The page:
Last week, with the She’s the First Press Committee, I attended a panel entitled “Branding: Yourself, Your Business and Your Causes,” hosted by Step Up Women’s Network and ClaudiaChan.com as part of S.H.E. Summit Week. The panel consisted of four fantastic women–MTV/Viacom’s Cheryl J. Family, Style for Hire CEO Cindy McLaughlin, Sony’s Carolyn Williams, and @DKNY’s Aliza Licht–and was moderated by style personality Tai Beachamp. It was standing room only and completely inspiring.
The evening’s discussion focused primarily on personal branding, for which I was very grateful as I am currently navigating a career change and trying, on a daily basis, to figure out what my purpose is. The idea of a personal manifesto was mentioned several times. The panel agreed that when it comes to branding yourself it is important to have a clear idea of your own personal mission statement, and to be able to effectively communicate that to your peers/clients/the world. This got me thinking about what my manifesto might be, but before I could figure that out I needed a clearer idea of what a manifesto is…
Manifesto comes from the latin word “manifest,” meaning “to reveal.” A manifesto reveals your intent. Some famous manifestos include:
- The Ten Commandments
- The Declaration of Independence
- The Communist Manifesto
- “I Have a Dream” Speech
- JFK’s “Man on the Moon” Address
- The Hacker Manifesto
I thought that reading a few others might stir up some inspiration for me to come up with my own…
I also started asking people around me what their personal manifesto might be. I found that we are inspired by all sorts of things; quotes, lyrics, art, music:
“If I imagine my individual life as a stone dropped into a pond, I want the ripples to be good ones– in my relationships with others, in my impact on the planet, even in the way my moments alone are spent enjoying beauty in music or a garden, because it all interconnects. I simply want to be part of making the world better, and I think each of us can do that in ways that range from the tiniest choices (a smile, throwing the can in the recycle bin and not the trash) to the monumental ones like donating our organs at death or helping others recover from a crisis. I just want to be part of making things better.” -Catherine Comins, Ph.D. (my mom)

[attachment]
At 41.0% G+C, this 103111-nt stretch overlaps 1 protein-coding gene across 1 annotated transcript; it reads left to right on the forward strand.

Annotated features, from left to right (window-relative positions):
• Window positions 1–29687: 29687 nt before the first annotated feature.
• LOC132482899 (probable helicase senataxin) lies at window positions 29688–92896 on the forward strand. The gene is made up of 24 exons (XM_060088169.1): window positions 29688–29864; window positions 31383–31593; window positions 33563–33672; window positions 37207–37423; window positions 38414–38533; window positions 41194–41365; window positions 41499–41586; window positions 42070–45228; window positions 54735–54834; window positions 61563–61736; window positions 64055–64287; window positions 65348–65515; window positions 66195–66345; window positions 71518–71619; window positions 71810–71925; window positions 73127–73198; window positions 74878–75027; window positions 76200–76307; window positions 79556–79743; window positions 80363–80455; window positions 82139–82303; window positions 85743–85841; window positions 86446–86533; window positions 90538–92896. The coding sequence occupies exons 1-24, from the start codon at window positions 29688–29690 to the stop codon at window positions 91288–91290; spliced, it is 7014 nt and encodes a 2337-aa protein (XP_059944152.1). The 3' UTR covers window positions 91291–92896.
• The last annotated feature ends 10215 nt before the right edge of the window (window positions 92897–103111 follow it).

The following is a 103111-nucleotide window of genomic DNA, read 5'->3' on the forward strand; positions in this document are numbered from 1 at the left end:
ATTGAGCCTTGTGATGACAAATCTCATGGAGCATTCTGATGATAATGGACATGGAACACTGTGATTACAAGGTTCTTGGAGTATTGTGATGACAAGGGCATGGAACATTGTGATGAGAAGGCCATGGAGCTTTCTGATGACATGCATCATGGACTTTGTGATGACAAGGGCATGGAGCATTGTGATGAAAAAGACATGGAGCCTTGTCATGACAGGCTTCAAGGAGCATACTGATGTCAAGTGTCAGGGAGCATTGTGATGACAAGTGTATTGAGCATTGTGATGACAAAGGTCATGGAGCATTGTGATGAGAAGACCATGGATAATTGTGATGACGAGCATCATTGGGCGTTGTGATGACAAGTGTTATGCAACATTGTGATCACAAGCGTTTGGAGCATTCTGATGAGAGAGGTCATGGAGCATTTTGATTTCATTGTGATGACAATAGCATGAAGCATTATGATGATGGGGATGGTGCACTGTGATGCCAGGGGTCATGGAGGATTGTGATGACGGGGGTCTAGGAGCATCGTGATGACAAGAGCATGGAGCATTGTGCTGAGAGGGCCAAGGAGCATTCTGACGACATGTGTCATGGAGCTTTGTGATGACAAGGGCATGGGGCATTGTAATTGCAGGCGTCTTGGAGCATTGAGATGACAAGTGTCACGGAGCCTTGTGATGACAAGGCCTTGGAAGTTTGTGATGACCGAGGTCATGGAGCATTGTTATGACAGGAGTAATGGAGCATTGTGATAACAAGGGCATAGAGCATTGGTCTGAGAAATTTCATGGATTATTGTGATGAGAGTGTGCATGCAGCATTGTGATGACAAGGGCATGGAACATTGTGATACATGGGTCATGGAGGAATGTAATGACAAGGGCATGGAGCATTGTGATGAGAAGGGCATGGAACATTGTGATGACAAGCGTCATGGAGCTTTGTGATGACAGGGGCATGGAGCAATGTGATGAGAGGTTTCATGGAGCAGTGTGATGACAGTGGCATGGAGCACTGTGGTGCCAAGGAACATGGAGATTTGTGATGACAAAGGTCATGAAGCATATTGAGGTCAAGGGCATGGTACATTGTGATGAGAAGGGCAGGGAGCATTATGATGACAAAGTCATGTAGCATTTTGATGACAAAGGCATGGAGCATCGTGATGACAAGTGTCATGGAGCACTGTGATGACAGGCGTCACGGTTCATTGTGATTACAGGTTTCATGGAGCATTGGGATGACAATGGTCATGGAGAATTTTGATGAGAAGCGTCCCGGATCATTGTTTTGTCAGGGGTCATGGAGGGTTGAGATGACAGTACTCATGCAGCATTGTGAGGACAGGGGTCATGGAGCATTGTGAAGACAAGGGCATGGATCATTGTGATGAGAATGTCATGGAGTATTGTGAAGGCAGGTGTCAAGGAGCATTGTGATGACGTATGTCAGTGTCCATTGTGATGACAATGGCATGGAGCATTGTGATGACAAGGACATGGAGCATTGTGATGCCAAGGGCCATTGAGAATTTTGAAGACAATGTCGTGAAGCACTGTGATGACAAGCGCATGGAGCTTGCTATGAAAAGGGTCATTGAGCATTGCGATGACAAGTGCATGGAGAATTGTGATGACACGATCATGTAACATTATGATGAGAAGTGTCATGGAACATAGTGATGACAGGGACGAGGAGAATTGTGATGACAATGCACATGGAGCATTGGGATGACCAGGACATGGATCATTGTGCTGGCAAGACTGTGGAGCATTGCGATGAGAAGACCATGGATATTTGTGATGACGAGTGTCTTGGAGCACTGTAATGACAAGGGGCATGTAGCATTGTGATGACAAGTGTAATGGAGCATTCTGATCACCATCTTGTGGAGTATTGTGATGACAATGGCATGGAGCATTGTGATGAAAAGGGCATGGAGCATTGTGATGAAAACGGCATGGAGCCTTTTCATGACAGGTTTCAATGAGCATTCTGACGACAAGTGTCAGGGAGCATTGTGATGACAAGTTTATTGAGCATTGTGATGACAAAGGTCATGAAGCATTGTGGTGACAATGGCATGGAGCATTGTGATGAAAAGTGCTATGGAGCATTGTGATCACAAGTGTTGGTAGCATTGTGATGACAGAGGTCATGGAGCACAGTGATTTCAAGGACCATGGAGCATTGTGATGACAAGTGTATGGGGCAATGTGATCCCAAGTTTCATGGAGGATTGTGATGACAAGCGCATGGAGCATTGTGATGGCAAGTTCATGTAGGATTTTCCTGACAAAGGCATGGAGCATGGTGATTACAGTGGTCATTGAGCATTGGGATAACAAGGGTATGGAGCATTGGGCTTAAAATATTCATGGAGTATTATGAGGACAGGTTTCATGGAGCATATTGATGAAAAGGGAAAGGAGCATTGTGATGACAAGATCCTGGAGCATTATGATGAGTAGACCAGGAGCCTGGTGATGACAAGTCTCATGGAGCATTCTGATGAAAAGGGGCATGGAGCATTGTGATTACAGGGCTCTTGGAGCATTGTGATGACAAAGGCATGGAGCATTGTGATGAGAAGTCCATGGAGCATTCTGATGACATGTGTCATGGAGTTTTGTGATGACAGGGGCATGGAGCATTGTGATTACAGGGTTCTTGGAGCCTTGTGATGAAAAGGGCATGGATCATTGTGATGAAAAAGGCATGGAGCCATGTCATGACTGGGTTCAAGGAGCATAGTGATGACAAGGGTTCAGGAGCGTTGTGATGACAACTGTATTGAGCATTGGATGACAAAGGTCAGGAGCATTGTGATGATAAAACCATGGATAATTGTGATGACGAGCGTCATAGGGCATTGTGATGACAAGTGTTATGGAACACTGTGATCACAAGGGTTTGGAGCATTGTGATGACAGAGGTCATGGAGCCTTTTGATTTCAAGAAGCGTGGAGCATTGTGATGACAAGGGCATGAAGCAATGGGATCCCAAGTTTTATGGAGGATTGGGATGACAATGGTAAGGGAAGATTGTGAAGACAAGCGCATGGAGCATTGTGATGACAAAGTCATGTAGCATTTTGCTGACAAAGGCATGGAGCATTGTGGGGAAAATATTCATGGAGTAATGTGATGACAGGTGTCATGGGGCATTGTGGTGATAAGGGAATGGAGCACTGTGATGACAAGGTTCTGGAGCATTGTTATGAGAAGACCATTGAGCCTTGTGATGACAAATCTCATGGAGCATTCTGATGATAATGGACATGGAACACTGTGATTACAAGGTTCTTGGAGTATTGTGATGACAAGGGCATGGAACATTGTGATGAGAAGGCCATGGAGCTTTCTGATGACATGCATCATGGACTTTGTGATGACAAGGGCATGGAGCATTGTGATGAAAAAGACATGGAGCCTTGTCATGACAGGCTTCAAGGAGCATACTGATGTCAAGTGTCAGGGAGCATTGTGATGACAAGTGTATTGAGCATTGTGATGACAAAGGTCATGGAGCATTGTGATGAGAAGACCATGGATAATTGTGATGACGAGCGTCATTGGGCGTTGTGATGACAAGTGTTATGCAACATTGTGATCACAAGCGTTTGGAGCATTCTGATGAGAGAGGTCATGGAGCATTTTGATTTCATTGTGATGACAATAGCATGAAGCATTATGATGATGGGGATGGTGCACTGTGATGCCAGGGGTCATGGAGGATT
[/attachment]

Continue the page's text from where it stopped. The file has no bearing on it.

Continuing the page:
I encourage all of you, if you haven’t already, to think about what your manifesto is. I think that creating a manifesto for oneself can bring purpose, direction, and accountability to a life. Quite simply, once you publicly state that you are going to do something you are more likely to follow through.
So, what is my manifesto? It is certainly still a work in progress, but thank you for indulging me and allowing me to share with you what I’ve come up with so far:
- I will dedicate my life to child advocacy and education reform.
- I will fight for the inherent right that every child has to experience a safe and joyful childhood, to receive a quality education, and to create their own future.
- I will teach children, by example and instruction, that they are worthy of having a dream, capable of pursuing it, and powerful enough to achieve it.
I would like to thank She’s the First, Claudia Chan, the Step Up Women’s Network, and the fabulously inspiring women that spoke on that panel for helping me to arrive at this point: I have something important to say, to give, to do for this world. And now that I have “manifesto’d” it, now that I have publicly revealed my intent, I am going to hold myself to this declaration, and I hope that you will too.